6. Can you work with my existing architecture?
Successful managed security providers don’t just deliver and manage their technologies—they partner with other first-class technology providers to make your life easier. By monitoring and managing many widely used technologies, a good security partner unifies your current security applications and eliminate the need to “rip and replace” older systems. Rather than forcing you to start from scratch with a new (and expensive) implementation, these experts can build a strategy that connects products from various vendors acquired over time. Done correctly, an integrated defense comprised of legacy systems can provide a robust security solution as well as a practical alternative to dropping previous products.
If your partner understands the complexities of your business and knows your incident response playbook, it results in a program designed to support your specific needs—whether it’s security monitoring and response services, incident response, vulnerability assessment or advanced threat hunting. A good partner will offer not only seamless implementation but also ongoing maintenance and service delivery throughout the entire security life cycle.
7. Can you walk me through your response process when a security incident occurs?
Forget about partners who require you to submit a ticket or log into a portal to review outdated metrics. The best security providers share information in real-time, through multiple points of contact, on the phone, and through chat. Recognizing that companies’ chief security officers are constantly traveling, many providers are also beginning to offer mobile applications that allow clients to review incident details from their devices at any time.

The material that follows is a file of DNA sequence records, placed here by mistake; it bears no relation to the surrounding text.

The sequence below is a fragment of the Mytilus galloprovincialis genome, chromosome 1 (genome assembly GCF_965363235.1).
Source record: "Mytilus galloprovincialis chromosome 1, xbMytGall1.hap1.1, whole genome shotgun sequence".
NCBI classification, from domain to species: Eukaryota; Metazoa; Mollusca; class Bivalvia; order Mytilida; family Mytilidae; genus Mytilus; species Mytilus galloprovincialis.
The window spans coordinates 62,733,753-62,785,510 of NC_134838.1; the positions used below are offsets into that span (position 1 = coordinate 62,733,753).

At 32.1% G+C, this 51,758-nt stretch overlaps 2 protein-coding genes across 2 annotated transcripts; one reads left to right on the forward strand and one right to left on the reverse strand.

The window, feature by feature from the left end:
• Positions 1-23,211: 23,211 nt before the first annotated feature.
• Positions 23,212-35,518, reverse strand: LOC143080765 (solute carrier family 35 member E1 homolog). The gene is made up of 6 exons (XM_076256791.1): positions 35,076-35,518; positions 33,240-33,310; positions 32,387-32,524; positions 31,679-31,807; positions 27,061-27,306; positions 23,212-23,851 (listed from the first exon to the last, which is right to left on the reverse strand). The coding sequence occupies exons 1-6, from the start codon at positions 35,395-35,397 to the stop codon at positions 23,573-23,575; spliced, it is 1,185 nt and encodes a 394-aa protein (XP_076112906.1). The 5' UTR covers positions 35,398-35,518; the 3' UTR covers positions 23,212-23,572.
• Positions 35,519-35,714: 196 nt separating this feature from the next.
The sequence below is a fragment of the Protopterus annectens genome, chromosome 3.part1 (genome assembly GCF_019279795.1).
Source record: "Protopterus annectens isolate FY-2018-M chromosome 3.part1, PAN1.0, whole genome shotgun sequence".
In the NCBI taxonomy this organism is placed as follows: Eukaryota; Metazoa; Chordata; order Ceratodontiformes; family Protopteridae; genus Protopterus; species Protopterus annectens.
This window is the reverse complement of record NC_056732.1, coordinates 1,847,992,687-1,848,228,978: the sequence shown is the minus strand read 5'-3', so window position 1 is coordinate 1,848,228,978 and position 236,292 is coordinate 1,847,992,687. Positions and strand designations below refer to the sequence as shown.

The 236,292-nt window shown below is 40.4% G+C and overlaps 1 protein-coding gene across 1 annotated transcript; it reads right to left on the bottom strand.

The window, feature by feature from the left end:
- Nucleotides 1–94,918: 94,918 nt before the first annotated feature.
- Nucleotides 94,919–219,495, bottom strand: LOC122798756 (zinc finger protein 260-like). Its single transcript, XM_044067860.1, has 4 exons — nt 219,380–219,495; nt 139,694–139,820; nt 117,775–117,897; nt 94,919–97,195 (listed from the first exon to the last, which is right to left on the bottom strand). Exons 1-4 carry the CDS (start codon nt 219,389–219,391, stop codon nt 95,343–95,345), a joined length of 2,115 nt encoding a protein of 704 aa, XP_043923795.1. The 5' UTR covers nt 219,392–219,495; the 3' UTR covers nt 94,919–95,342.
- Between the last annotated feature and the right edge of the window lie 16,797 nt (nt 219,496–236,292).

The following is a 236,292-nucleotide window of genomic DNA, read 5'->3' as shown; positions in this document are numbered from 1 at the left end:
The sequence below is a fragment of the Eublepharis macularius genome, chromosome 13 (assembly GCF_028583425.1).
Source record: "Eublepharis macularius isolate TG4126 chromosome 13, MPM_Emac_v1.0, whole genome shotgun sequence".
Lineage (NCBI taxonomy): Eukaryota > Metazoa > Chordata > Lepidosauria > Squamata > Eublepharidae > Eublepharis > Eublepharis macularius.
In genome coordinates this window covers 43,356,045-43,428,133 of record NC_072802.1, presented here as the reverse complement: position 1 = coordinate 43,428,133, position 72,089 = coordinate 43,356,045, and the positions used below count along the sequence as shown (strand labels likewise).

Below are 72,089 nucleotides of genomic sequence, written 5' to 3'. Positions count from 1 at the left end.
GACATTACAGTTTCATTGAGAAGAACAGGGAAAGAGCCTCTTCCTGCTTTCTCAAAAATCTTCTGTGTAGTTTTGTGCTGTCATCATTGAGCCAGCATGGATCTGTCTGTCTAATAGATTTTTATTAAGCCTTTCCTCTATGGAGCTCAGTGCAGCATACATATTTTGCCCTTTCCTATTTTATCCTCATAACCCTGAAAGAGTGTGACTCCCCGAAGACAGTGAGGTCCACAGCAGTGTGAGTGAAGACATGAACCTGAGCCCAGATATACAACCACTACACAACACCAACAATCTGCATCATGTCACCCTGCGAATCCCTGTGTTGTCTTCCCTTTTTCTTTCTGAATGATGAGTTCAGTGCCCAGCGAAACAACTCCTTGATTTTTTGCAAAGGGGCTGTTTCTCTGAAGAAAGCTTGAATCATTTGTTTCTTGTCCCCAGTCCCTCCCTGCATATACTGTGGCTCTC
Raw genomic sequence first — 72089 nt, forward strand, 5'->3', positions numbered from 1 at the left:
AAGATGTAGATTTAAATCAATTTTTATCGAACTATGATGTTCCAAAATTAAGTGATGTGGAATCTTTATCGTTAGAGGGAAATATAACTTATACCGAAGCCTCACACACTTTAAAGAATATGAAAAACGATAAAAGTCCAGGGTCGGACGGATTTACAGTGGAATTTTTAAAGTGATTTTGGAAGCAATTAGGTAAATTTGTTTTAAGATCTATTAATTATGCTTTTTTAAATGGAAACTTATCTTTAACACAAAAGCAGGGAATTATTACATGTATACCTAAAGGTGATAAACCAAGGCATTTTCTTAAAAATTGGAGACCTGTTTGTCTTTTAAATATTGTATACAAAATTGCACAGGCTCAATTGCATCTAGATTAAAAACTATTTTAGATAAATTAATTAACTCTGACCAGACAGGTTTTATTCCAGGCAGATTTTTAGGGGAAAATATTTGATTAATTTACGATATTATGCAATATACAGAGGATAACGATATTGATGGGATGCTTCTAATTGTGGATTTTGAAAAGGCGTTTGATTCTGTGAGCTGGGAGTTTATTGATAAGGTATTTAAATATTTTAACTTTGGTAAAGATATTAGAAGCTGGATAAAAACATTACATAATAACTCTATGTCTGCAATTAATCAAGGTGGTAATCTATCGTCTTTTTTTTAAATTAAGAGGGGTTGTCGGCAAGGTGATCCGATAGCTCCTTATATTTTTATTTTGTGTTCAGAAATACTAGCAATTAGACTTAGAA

Reducing risk and expanding security maturity is the goal of the security leader of today. But the problems they face far outweigh the solutions that seem to be immediately available to them. That’s why many enterprises are in search of trusted advisors that can provide them with the supplemental assistance needed to navigate the evolving threat landscape. Before you step into a meeting with your next potential security advisor, remember to keep these questions in mind as they’ll guide you in determining who your future security partner will be.
Marcos Colón is the content marketing manager at Trustwave and a former IT security reporter and editor.